Hillary Clinton Calls for U.S. to Take 65,000 Refugees

It's the same number fellow candidate Martin O'Malley came up with earlier this month.

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Democratic presidential candidate Hillary Clinton waits to be introduced at a campaign event at the University of Wisconsin-Milwaukee on September 10, 2015 in Milwaukee, Wisconsin.

Photo by Scott Olson/Getty Images

Democratic presidential candidate Hillary Clinton on Sunday called for a drastic increase in the number of refugees the U.S. plans to take in. 

"You know, look, we're facing the worst refugee crisis since the end of World War II and I think the United States has to do more and I would like to see us move from what is a good start with 10,000 to 65,000 and begin immediately to put into place the mechanisms for vetting the people we would take in, looking to really emphasis some of those who are most vulnerable," Clinton said on CBS's Face the Nation

Fellow Democratic candidate Martin O'Malley advocated for that same 65,000 earlier this month. Democratic candidate Bernie Sanders last week refrained from giving a number of refugees to take in, saying that the U.S. needs to help, but that the scope of who should be brought in is still unclear. 

President Barack Obama announced a plan to allow in the 10,000 refugees earlier this month.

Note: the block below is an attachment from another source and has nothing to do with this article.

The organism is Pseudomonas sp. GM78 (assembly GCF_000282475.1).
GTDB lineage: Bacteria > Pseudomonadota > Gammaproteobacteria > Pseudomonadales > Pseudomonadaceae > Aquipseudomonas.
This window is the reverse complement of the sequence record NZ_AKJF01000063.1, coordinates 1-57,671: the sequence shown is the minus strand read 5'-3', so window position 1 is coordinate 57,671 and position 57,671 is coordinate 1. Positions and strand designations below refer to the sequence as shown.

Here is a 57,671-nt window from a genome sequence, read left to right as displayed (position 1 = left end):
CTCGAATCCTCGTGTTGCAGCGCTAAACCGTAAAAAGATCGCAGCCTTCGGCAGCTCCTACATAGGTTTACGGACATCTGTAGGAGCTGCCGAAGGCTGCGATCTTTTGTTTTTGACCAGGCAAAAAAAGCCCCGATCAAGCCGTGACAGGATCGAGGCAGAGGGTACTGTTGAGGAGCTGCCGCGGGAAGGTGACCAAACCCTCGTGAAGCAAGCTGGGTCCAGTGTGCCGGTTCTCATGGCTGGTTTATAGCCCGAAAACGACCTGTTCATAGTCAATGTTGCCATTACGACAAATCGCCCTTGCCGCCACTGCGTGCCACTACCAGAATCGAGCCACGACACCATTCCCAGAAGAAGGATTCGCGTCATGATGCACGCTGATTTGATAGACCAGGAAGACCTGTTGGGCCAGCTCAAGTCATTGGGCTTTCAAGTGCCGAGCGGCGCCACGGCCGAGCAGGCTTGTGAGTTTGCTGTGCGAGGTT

The former secretary of state was asked if she felt she bore any responsibility for the refugee crisis in Syria.

"I did recommend that at the beginning of this conflict, we do more to help train those who are in the forefront of leading the opposition against Assad, looking to try to bring the moderates together," she said.  "You know, a lot of these rebels originally, you know, they were business people, they were professional people, they were students, they had no training in going up against the Syrian Army, which Assad clearly was going to use to the ultimate effect."

The interview marked Clinton's first appearance on a Sunday political show in four years. She also talked about Senate's upcoming vote to ban late-term abortions, defending the procedures as medically necessary in most cases. 

"This is one of those really painful questions that people raise and obviously, it's really emotional." Clinton said. "I think that the kind of late-term abortions that take place are because of medical necessity.  And therefore, I would hate to see the government interfering with that decision."

Clinton also discussed Jeb Bush's claim during Wednesday's Republican debate that his brother kept the country safe. 

"I think it's a complicated question because, of course, 9/11 happened, I was a senator from New York and I was, you know, basically consumed by my responsibility to help the people directly affected in my state and in the city," Clinton said. "And then, I do give President Bush, you know, credit for trying to bring the country together around the threats that we did face. I've said the war in Iraq was a mistake. I supported what happened in Afghanistan. So if you sort it all out, you know, it's a mixed picture."

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